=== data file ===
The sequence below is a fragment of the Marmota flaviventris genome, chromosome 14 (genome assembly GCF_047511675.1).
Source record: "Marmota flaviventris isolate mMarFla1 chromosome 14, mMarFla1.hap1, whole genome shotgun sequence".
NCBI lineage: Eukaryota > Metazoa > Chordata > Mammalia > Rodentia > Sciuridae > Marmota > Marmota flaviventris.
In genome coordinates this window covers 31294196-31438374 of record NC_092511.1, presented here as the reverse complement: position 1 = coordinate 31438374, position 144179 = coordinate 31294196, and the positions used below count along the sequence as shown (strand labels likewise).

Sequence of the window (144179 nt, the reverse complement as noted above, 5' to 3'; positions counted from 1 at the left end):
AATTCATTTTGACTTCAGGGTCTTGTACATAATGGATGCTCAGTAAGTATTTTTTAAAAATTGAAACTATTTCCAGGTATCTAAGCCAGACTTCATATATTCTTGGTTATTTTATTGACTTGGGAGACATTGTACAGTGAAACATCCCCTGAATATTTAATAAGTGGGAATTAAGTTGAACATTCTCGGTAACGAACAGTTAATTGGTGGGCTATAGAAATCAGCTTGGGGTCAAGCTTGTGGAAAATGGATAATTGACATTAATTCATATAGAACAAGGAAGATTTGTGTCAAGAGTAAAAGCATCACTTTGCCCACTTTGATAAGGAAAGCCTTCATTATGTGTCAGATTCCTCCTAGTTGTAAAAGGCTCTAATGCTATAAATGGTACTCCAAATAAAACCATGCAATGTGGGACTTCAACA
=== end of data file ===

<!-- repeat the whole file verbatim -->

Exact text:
The sequence below is a fragment of the Marmota flaviventris genome, chromosome 14 (genome assembly GCF_047511675.1).
Source record: "Marmota flaviventris isolate mMarFla1 chromosome 14, mMarFla1.hap1, whole genome shotgun sequence".
NCBI lineage: Eukaryota > Metazoa > Chordata > Mammalia > Rodentia > Sciuridae > Marmota > Marmota flaviventris.
In genome coordinates this window covers 31294196-31438374 of record NC_092511.1, presented here as the reverse complement: position 1 = coordinate 31438374, position 144179 = coordinate 31294196, and the positions used below count along the sequence as shown (strand labels likewise).

Sequence of the window (144179 nt, the reverse complement as noted above, 5' to 3'; positions counted from 1 at the left end):
AATTCATTTTGACTTCAGGGTCTTGTACATAATGGATGCTCAGTAAGTATTTTTTAAAAATTGAAACTATTTCCAGGTATCTAAGCCAGACTTCATATATTCTTGGTTATTTTATTGACTTGGGAGACATTGTACAGTGAAACATCCCCTGAATATTTAATAAGTGGGAATTAAGTTGAACATTCTCGGTAACGAACAGTTAATTGGTGGGCTATAGAAATCAGCTTGGGGTCAAGCTTGTGGAAAATGGATAATTGACATTAATTCATATAGAACAAGGAAGATTTGTGTCAAGAGTAAAAGCATCACTTTGCCCACTTTGATAAGGAAAGCCTTCATTATGTGTCAGATTCCTCCTAGTTGTAAAAGGCTCTAATGCTATAAATGGTACTCCAAATAAAACCATGCAATGTGGGACTTCAACA